Bob Alston <bo********@yahoo.comwrote:
>Report Parameters
----------------
One thing I noticed is that the developer used a reports parameter form,
like I typically do, however, he saved the data to a single record table
and then included the appropriate fields necessary for selection for
each individual report as part of each report record. that is, he
included the user parm record in the query definition without any
relation to any other tables. He included the specific fields needed in
the query results.

This way he can specify criteria for the query using criteria data from
the record.

What I typically do is specify the criteria as referring to the field
name on the parameter form- FORMS!<FORMNAME>!<CONTROLNAME>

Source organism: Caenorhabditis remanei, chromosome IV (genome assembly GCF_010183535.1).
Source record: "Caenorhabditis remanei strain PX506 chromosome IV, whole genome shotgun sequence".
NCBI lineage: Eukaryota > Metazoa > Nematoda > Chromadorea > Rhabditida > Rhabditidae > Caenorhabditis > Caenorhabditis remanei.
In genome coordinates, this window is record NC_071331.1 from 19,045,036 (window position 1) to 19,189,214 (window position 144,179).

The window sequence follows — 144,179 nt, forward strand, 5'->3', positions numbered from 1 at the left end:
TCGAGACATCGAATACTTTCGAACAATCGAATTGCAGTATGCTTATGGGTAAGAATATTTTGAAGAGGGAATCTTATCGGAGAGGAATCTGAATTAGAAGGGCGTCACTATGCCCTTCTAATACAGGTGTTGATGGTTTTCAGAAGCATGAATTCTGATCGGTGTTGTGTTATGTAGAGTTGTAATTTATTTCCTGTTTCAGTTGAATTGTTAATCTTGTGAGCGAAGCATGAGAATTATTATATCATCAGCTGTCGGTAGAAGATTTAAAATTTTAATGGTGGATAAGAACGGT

Any opinions on which is a better technique?
Like Allen I use an unbound reports parameter form. See
http://www.granite.ab.ca/accsrprt.htm for what I do including screen shot and some
sample VBA code.

However I use the filter property of the report in the reports Open event as that is
required when using Lebans PDF file utility and such.

Tony
--
Tony Toews, Microsoft Access MVP
Please respond only in the newsgroups so that others can
read the entire thread of messages.
Microsoft Access Links, Hints, Tips & Accounting Systems at
http://www.granite.ab.ca/accsmstr.htm
Tony's Microsoft Access Blog - http://msmvps.com/blogs/access/
Sep 11 '08 #3